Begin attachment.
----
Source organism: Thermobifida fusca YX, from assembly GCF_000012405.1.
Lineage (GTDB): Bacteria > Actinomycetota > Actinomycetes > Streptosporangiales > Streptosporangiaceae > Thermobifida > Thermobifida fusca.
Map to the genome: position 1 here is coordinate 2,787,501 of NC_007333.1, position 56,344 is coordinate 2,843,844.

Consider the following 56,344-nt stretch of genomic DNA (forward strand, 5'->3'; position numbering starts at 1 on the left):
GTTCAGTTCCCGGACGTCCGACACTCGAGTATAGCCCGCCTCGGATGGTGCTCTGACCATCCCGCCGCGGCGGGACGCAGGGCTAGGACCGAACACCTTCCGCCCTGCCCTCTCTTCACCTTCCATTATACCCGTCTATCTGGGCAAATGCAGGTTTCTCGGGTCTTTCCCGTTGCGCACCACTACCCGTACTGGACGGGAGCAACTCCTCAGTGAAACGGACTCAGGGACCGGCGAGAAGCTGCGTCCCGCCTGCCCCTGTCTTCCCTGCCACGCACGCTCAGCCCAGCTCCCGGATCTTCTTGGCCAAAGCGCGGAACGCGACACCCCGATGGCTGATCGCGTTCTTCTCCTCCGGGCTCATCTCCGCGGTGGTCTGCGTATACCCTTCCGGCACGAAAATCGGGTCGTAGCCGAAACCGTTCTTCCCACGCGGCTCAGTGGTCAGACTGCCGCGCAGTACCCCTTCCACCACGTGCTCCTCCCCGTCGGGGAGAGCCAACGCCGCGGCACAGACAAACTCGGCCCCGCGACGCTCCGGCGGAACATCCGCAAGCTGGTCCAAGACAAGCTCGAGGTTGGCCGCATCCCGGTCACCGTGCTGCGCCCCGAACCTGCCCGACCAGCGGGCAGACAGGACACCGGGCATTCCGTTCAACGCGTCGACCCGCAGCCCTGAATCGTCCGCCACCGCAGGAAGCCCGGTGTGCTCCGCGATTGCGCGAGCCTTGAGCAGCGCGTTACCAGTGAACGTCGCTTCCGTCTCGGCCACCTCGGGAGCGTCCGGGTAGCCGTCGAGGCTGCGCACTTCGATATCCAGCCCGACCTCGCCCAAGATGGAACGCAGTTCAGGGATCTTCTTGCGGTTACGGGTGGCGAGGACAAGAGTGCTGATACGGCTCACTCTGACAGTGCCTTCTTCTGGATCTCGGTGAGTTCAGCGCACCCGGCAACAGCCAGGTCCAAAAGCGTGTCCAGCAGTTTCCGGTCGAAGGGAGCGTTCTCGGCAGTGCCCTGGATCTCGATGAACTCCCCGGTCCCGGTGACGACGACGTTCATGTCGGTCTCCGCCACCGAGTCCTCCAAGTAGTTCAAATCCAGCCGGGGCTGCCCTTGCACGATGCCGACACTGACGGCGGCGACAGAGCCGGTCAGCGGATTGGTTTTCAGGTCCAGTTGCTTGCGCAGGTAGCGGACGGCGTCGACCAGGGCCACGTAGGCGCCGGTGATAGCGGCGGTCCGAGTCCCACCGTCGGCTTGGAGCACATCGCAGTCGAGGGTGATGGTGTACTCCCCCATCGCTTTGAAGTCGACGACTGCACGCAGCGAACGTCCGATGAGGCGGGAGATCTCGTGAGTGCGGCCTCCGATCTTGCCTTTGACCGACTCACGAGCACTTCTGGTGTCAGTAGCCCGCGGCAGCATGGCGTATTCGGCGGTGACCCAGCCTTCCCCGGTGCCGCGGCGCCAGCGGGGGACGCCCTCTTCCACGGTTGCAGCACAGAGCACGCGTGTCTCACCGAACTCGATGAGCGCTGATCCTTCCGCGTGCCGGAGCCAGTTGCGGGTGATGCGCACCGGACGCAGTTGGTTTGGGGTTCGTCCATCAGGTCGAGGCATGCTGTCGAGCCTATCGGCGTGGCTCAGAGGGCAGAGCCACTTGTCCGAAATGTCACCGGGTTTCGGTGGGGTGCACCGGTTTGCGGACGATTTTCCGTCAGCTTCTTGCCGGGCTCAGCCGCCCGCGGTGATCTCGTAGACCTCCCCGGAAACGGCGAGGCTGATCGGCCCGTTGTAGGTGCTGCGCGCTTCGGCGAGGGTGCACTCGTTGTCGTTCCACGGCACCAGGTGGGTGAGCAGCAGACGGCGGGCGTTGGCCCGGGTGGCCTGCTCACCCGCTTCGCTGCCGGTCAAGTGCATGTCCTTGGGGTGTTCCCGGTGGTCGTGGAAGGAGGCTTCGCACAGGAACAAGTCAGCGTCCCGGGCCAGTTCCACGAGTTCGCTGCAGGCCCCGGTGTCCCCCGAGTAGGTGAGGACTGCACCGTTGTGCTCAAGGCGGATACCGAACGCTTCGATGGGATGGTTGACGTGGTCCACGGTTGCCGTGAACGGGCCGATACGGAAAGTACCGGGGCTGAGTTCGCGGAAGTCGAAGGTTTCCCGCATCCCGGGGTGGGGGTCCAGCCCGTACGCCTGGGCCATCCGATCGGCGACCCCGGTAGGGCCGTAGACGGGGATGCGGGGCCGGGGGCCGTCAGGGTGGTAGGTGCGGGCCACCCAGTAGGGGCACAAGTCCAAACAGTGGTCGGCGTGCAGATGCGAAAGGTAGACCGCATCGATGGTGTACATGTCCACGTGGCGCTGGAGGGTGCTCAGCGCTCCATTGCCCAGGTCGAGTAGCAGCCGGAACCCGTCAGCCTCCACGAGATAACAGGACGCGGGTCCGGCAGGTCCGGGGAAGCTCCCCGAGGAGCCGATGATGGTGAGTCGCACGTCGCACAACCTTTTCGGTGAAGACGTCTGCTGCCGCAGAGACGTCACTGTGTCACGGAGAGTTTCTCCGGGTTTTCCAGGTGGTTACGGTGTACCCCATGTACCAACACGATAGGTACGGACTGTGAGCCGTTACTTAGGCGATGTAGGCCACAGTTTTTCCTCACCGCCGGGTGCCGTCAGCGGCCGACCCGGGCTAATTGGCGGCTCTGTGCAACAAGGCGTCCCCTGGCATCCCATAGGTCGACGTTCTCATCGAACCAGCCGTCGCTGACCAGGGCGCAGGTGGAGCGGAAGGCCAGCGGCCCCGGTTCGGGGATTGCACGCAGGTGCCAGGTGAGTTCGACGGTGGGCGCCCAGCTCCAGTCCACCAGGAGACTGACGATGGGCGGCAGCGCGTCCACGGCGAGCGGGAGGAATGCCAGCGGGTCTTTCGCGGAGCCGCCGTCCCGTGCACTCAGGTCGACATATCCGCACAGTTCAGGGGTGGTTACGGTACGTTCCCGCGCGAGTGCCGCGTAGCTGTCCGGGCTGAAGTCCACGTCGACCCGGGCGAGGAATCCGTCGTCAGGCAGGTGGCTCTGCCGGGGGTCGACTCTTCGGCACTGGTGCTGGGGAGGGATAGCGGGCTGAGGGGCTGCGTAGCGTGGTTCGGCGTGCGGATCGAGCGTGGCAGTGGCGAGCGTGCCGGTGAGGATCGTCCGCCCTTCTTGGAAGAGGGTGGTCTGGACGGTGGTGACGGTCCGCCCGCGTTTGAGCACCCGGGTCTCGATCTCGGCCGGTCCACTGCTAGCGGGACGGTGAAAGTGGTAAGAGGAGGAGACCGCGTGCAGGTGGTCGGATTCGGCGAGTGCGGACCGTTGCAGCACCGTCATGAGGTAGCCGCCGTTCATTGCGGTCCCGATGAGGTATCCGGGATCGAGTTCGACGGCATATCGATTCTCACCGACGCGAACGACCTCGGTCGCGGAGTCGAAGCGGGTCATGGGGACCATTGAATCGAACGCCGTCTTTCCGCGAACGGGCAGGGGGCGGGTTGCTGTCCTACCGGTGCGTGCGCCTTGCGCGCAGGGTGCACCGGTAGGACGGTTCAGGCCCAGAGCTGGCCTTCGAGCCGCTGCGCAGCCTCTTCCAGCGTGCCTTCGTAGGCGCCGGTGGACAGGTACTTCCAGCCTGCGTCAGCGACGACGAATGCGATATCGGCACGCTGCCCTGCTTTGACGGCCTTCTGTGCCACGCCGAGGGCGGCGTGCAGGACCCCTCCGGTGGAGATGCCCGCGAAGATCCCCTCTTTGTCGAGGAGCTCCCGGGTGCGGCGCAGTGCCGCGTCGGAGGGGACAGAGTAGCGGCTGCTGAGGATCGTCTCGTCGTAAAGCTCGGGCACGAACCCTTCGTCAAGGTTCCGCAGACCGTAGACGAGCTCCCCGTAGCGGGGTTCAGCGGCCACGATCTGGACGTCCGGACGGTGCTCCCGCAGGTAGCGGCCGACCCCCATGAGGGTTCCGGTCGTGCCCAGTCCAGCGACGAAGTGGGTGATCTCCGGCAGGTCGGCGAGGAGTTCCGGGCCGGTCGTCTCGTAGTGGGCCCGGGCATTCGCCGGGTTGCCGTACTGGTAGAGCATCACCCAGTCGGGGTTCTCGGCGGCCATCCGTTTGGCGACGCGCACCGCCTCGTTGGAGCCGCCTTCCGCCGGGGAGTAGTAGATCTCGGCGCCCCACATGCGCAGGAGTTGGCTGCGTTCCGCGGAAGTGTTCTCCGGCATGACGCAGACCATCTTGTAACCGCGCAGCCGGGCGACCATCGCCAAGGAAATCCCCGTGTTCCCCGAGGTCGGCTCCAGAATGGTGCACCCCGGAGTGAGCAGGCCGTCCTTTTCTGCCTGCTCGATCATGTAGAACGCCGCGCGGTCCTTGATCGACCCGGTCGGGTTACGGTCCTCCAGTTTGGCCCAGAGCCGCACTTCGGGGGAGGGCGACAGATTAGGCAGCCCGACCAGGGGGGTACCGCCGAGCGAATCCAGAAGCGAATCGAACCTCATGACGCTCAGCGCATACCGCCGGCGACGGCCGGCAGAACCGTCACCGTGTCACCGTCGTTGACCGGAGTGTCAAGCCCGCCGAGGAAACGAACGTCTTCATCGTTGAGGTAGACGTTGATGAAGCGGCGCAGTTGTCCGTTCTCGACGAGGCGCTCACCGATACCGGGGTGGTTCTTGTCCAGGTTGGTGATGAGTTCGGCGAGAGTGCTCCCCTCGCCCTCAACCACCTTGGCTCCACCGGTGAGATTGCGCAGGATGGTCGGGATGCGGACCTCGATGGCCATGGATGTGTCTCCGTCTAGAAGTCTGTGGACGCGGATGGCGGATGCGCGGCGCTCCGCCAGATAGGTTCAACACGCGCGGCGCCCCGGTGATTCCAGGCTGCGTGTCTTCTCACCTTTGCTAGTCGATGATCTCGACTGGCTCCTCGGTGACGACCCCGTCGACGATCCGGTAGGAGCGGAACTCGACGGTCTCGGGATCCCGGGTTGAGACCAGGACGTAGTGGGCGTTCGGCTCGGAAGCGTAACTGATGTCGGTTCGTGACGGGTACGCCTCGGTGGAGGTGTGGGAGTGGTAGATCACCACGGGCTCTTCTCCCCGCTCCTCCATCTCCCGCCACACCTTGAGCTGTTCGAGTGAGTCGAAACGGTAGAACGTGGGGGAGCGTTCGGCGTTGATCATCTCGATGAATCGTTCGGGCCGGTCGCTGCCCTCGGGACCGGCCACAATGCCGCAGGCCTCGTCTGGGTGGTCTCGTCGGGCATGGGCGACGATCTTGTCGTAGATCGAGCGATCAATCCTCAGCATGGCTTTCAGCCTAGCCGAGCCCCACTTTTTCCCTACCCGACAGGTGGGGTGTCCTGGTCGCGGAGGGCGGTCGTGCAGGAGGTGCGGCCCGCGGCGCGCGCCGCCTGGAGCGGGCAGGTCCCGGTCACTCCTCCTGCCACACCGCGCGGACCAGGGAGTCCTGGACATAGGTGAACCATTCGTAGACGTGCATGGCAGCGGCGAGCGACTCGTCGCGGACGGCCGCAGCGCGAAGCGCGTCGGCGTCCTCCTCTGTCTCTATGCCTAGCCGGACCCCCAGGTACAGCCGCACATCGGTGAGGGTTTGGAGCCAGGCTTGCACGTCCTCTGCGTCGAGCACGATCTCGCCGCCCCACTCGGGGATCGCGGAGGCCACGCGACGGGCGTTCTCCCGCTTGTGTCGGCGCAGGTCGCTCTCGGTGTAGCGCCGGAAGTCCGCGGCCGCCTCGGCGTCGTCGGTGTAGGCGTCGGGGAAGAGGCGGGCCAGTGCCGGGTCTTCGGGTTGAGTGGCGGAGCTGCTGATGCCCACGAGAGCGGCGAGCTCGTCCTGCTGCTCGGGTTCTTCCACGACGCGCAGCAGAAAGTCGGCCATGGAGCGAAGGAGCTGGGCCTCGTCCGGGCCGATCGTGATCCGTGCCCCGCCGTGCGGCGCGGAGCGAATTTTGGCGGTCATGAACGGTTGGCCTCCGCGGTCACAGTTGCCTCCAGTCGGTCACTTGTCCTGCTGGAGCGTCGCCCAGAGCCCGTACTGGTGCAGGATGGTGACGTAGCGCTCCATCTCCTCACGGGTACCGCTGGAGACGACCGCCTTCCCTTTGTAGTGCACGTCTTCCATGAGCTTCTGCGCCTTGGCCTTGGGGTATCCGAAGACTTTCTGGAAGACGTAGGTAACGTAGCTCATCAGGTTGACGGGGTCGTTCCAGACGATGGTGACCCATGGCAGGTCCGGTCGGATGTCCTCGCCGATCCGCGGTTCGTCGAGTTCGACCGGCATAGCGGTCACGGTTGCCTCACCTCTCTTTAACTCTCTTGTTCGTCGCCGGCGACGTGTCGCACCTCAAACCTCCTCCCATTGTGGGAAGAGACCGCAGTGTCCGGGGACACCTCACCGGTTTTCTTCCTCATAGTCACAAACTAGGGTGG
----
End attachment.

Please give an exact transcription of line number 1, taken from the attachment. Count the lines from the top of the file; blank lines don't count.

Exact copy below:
Source organism: Thermobifida fusca YX, from assembly GCF_000012405.1.